Anyway, my point about Gehry is not exactly a complaint. I am fascinated by Gehry’s playful subversion of ordinary-building geometry. And yet I am not anxious to see temples become Gehry au currant. This is beautiful in its own way, but I cannot imagine seeking refuge from the world within its walls. Despite my Prairie-School love, I am not even completely comfortable with the Cardston temple. After all, it is a fine work derivative of a larger tradition. Its primary aesthetic is not distinctively Mormon.

Expansion. As the first temple built beyond United States borders, the Cardston Temple also represents the first step in the explosion of worldwide temple construction of the past few years. Of course, many temples built in recent years are virtually identical smaller temples. I can’t say that the architecture of these temples is as thrilling as Cardston’s (or, for that matter, of other favorites of mine: Salt Lake City, Mexico City, Oakland, and Provo/Ogden). But I understand the apparent trade-off involved: more people in more places have access to the temple and its rituals. The cash and care that used to flow into a few grand buildings is now split between more than one hundred temples.

Imagination. Setting aside the temple’s primary aesthetic, there is something distinctively Mormon about the Cardston temple. If the appropriation of the Prairie-School style constitutes an act of reaching beyond our borders (as opposed to merely acknowledging that we form a small part of the Western tradition), then this appropriation is an enactment of the 13th Article of Faith. The act of embracing a modern style may also signal the forward-looking rootlessness characteristic of pioneers.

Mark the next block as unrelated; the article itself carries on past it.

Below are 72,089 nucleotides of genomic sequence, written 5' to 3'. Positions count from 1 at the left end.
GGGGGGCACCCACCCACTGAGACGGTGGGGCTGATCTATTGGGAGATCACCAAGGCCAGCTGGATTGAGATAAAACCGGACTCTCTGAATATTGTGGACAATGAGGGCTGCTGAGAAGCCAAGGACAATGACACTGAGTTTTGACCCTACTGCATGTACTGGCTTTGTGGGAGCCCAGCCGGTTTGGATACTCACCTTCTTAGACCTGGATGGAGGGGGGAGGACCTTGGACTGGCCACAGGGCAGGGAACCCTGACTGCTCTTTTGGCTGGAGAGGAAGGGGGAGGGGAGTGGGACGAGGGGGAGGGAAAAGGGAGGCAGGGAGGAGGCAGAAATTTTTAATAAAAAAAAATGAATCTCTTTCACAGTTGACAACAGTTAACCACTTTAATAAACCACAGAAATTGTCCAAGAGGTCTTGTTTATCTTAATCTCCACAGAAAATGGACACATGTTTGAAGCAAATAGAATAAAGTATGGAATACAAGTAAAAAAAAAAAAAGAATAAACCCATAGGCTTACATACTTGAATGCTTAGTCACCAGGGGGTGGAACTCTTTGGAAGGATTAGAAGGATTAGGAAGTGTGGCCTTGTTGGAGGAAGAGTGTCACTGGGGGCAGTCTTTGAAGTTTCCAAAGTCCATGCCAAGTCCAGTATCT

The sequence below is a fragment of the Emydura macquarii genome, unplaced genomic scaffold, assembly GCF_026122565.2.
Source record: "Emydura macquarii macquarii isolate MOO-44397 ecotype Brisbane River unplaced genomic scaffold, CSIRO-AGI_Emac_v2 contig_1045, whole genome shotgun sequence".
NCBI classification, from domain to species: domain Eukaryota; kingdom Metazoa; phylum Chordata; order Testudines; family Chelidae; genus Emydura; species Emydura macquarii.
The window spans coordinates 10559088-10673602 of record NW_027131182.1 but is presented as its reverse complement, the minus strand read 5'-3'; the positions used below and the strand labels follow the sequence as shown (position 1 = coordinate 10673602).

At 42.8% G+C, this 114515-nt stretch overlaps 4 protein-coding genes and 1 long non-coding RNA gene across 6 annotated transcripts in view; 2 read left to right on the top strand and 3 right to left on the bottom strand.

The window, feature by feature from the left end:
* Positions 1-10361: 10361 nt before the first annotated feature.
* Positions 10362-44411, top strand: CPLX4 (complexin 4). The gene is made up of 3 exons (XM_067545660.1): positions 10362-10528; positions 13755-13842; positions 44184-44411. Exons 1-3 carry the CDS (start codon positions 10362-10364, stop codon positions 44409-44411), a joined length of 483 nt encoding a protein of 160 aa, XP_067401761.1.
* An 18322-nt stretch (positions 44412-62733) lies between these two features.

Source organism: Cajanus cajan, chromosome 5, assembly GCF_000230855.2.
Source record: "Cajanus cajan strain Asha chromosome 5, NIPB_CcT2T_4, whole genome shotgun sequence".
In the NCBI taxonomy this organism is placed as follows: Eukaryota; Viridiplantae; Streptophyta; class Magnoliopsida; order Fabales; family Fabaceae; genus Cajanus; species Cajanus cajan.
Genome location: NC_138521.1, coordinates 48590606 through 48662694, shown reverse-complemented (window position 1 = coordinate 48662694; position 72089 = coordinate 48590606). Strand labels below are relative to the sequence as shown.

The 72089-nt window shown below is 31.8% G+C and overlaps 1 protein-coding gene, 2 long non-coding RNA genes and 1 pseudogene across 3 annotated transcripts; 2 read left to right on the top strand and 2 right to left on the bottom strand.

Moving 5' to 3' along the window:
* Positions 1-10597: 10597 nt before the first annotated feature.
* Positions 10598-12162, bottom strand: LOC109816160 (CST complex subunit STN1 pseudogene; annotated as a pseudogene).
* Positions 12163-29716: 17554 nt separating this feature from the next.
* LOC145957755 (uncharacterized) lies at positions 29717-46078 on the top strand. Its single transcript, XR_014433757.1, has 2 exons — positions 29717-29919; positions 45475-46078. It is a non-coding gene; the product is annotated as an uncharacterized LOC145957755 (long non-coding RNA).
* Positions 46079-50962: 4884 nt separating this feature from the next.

However, the temple’s ancient elements speak most clearly about how Mormons understand themselves. The Cardston Temple—massive, rectangular, low to the ground, lacking a spire—brings to mind Solomon’s Temple and temples of ancient Central America. Mormons see important links between all three buildings. Present archeological evidence may or may not corroborate the existence of such links, but archeological evidence does not make faith or the holy stories in which faith is embodied.

The bottom line: I was sitting in the lobby after a session waiting for my wife. I reflected on my surroundings. They made me feel close to ancient people—children of the House of Israel like me—who also went to temples to worship God. It occurred to me that we are all family. The Spirit of Elijah. It felt good.

12 comments: “An Appreciation

  1. S.P. Bailey

    A great detail I failed to work into the post is the Orson Whitney verse inscribed on each side of the entrance:

    Hearts must be pure to come within these walls,
    Where spreads a feast unknown to festive halls.
    Freely partake, for freely God hath given
    And taste the holy joys that tell of heaven.

    Here learn of Him who triumphed o’er the grave,
    And unto men the keys, the Kingdom gave;